Susan Eley Fine Art is pleased to present Space of Belonging, a solo show featuring new paintings by Angela A’Court. The exhibition opens on Thursday, November 14 with a reception from 6-8 pm, and remains on view through December 20. Space of Belonging is comprised of pastel paintings and a series of mixed media prints, all produced within the last two years.
A’Court first exhibited with SEFA in the three-person show, Finding Arcadia (2008). Subsequently, she has participated in numerous group shows and art fairs in the UK, US and Canada. Of note was her 2016 solo exhibition at SEFA, The Poetry of Mending.
A’Court begins each painting with a broad, color plane—red, blue, pink or yellow—which acts as a table for the artist’s still life vocabulary. This practice allows her to contain the narrative and create intimate settings, with each empty vessel, cup, or vase of flowers in its place. One feels that if an object were removed, the painting might topple. A sort of kinesthetic synergy between the objects holds the pieces together as a consummate whole.
A’Court continues to paint from memories and reflections from recent sojourns abroad, most notably from her year and a half living in Tokyo (2014-2016) and recently a trip to Amsterdam last Fall.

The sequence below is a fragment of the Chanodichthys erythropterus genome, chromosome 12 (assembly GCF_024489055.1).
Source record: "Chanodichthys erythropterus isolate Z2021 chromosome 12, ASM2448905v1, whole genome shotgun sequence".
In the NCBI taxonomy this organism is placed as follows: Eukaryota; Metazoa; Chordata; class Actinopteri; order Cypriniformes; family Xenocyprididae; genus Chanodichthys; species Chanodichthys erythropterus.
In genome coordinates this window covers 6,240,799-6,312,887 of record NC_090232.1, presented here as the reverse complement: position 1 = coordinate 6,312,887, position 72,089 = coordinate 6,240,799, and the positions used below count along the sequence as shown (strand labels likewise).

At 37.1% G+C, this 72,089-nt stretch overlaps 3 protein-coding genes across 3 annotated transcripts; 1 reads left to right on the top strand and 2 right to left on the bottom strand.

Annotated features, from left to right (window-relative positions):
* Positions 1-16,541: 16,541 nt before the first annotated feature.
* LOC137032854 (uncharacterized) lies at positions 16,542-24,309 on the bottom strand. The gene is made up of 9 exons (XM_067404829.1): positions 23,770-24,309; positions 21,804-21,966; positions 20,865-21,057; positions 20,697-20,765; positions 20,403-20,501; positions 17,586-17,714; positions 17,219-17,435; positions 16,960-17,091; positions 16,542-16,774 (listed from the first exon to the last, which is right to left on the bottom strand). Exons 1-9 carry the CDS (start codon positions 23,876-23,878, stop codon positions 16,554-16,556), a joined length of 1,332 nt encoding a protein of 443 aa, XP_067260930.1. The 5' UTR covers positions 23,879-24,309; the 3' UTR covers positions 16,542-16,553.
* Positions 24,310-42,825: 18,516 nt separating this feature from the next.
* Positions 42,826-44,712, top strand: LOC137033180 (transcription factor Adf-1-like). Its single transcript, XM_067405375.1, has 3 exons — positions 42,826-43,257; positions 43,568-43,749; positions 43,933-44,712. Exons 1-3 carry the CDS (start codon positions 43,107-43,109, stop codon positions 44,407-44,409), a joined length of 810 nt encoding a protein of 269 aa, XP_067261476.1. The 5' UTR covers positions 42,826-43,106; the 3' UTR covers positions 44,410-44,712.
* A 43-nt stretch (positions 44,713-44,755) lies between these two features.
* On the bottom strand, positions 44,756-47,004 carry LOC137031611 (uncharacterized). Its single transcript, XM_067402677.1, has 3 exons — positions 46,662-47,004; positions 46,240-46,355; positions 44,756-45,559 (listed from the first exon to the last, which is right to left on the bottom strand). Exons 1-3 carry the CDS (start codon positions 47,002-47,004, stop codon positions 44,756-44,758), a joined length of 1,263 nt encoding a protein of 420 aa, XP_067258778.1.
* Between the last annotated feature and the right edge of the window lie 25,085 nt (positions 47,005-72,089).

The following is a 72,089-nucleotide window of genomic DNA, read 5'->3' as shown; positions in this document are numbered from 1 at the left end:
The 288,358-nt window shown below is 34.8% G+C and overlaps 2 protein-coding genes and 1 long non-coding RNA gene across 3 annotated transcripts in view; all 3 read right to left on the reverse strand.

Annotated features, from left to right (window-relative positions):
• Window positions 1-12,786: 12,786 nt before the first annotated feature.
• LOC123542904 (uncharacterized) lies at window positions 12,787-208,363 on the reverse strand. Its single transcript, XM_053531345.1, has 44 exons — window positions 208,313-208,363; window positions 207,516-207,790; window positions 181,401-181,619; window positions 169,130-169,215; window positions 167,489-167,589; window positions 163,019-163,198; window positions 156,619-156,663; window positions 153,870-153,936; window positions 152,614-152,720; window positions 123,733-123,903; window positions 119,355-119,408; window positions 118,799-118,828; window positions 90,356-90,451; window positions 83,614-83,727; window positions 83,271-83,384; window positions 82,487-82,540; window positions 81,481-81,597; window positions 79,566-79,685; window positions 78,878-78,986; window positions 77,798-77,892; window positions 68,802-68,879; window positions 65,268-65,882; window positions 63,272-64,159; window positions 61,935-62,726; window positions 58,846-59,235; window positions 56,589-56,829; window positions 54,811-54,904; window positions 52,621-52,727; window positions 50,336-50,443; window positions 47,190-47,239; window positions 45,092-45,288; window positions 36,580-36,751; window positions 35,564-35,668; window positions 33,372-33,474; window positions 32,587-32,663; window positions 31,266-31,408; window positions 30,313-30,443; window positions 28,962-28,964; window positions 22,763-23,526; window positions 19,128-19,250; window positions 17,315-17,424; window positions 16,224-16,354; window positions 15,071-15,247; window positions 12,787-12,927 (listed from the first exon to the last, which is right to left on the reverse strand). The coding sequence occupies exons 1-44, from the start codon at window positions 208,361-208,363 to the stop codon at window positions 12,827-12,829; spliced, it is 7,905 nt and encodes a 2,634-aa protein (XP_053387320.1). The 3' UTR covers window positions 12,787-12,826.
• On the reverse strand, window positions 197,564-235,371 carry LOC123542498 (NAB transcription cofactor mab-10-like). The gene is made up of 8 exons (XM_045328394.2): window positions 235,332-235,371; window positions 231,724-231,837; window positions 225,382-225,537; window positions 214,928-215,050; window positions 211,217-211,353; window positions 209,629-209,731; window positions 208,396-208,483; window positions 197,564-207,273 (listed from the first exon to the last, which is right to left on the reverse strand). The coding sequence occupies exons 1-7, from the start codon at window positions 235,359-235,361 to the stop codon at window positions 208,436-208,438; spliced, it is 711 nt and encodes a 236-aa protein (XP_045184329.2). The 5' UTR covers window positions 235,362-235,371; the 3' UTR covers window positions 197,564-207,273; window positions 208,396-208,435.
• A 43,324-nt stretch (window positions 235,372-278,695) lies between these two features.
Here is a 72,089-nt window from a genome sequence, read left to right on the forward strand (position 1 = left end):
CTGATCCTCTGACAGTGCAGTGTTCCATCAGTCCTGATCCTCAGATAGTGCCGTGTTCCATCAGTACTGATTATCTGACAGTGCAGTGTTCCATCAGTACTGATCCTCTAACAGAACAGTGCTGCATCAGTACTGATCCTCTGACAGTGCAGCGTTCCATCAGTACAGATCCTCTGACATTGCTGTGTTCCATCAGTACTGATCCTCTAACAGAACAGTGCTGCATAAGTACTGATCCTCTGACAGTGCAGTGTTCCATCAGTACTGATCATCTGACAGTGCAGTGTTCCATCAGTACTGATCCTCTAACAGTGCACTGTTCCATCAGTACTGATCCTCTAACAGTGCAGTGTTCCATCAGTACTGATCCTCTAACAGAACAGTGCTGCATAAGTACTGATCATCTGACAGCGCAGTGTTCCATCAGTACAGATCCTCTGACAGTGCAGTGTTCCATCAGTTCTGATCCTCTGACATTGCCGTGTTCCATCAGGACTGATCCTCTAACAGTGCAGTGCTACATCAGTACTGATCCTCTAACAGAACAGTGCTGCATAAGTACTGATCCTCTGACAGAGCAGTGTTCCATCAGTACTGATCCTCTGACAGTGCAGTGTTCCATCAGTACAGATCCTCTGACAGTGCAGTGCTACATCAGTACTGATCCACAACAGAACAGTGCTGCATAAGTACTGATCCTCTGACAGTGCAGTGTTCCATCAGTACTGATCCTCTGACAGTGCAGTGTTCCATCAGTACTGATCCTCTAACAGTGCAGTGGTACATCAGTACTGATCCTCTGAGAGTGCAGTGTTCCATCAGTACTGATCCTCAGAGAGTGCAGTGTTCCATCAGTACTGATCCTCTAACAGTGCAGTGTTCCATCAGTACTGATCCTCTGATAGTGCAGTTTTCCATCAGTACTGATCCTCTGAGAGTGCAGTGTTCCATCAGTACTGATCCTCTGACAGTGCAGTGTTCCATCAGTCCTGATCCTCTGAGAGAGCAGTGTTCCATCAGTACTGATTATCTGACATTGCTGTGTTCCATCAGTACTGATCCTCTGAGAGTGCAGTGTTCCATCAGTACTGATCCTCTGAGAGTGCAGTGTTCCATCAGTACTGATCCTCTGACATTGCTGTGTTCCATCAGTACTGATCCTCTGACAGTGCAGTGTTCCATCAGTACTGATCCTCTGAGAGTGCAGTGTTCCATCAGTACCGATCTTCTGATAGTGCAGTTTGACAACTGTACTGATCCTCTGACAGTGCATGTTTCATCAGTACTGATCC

In the painting which gives the exhibition its title, a gathering of pale blue Japanese sake cups sit astride one another, against a fire engine red background. An unusual double decker coffee pot, inspired by a visit to a Dutch friend’s home, takes center stage left. At the top of the composition is a pitcher of grey silver foliage (Jacobaea Maritima) whose branches spray across the surface.
The subtlety and delicacy of Japanese flower arranging, called Ikebana, comes into play as A’Court arranges her own plants and flowers in vases and pots. Many of the vessels she paints are direct representations of objects with which she returned to the US.
Jordaan is a painterly reminiscence of a visit to a historic home in Amsterdam, complete with two stools and a table, laden with artfully arranged objects.
A’Court’s mixed media prints often examine single features—one stalk, one cup¬¬—and as such, lend themselves to a more abstract representation, although they are works unto themselves. The monoprints can be executed more swiftly than the pastels, the latter require many layers of pastel to achieve the rich accumulation of colors and textured surfaces.